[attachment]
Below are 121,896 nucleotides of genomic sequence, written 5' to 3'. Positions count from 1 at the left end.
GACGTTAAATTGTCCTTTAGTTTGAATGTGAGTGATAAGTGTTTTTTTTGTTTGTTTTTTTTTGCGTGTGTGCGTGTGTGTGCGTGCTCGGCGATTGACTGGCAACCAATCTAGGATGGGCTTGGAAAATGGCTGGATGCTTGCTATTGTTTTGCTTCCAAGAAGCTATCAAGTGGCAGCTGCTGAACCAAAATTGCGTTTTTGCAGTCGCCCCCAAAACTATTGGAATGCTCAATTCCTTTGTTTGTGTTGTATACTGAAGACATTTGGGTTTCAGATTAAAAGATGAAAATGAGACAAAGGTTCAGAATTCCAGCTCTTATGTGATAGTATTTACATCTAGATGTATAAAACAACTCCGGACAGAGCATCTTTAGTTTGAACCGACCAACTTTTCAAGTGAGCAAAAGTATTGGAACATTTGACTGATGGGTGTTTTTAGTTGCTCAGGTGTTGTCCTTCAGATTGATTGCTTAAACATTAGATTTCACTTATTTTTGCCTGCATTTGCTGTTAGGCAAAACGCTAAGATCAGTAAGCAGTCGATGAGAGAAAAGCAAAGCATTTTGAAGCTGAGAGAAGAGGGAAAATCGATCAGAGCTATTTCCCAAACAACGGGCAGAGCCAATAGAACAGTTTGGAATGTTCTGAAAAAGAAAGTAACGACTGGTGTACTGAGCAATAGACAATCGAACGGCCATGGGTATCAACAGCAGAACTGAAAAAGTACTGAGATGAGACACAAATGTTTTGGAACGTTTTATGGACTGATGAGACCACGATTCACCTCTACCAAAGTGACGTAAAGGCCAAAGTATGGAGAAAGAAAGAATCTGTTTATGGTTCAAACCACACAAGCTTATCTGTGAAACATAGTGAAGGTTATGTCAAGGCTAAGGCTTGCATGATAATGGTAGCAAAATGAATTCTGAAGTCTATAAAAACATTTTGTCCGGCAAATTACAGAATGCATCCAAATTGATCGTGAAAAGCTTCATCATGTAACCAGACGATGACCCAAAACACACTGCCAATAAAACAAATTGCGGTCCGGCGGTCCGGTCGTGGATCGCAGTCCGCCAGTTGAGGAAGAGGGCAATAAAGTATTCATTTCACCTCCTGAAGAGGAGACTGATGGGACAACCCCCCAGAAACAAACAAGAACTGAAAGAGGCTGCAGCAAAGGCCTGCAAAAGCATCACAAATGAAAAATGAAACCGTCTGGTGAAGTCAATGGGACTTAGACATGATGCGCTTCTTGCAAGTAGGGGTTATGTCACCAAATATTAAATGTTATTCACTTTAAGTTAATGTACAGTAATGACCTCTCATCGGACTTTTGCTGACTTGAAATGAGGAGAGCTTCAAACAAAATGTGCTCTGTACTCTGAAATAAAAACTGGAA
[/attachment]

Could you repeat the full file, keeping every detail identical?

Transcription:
Below are 121,896 nucleotides of genomic sequence, written 5' to 3'. Positions count from 1 at the left end.
GACGTTAAATTGTCCTTTAGTTTGAATGTGAGTGATAAGTGTTTTTTTTGTTTGTTTTTTTTTGCGTGTGTGCGTGTGTGTGCGTGCTCGGCGATTGACTGGCAACCAATCTAGGATGGGCTTGGAAAATGGCTGGATGCTTGCTATTGTTTTGCTTCCAAGAAGCTATCAAGTGGCAGCTGCTGAACCAAAATTGCGTTTTTGCAGTCGCCCCCAAAACTATTGGAATGCTCAATTCCTTTGTTTGTGTTGTATACTGAAGACATTTGGGTTTCAGATTAAAAGATGAAAATGAGACAAAGGTTCAGAATTCCAGCTCTTATGTGATAGTATTTACATCTAGATGTATAAAACAACTCCGGACAGAGCATCTTTAGTTTGAACCGACCAACTTTTCAAGTGAGCAAAAGTATTGGAACATTTGACTGATGGGTGTTTTTAGTTGCTCAGGTGTTGTCCTTCAGATTGATTGCTTAAACATTAGATTTCACTTATTTTTGCCTGCATTTGCTGTTAGGCAAAACGCTAAGATCAGTAAGCAGTCGATGAGAGAAAAGCAAAGCATTTTGAAGCTGAGAGAAGAGGGAAAATCGATCAGAGCTATTTCCCAAACAACGGGCAGAGCCAATAGAACAGTTTGGAATGTTCTGAAAAAGAAAGTAACGACTGGTGTACTGAGCAATAGACAATCGAACGGCCATGGGTATCAACAGCAGAACTGAAAAAGTACTGAGATGAGACACAAATGTTTTGGAACGTTTTATGGACTGATGAGACCACGATTCACCTCTACCAAAGTGACGTAAAGGCCAAAGTATGGAGAAAGAAAGAATCTGTTTATGGTTCAAACCACACAAGCTTATCTGTGAAACATAGTGAAGGTTATGTCAAGGCTAAGGCTTGCATGATAATGGTAGCAAAATGAATTCTGAAGTCTATAAAAACATTTTGTCCGGCAAATTACAGAATGCATCCAAATTGATCGTGAAAAGCTTCATCATGTAACCAGACGATGACCCAAAACACACTGCCAATAAAACAAATTGCGGTCCGGCGGTCCGGTCGTGGATCGCAGTCCGCCAGTTGAGGAAGAGGGCAATAAAGTATTCATTTCACCTCCTGAAGAGGAGACTGATGGGACAACCCCCCAGAAACAAACAAGAACTGAAAGAGGCTGCAGCAAAGGCCTGCAAAAGCATCACAAATGAAAAATGAAACCGTCTGGTGAAGTCAATGGGACTTAGACATGATGCGCTTCTTGCAAGTAGGGGTTATGTCACCAAATATTAAATGTTATTCACTTTAAGTTAATGTACAGTAATGACCTCTCATCGGACTTTTGCTGACTTGAAATGAGGAGAGCTTCAAACAAAATGTGCTCTGTACTCTGAAATAAAAACTGGAA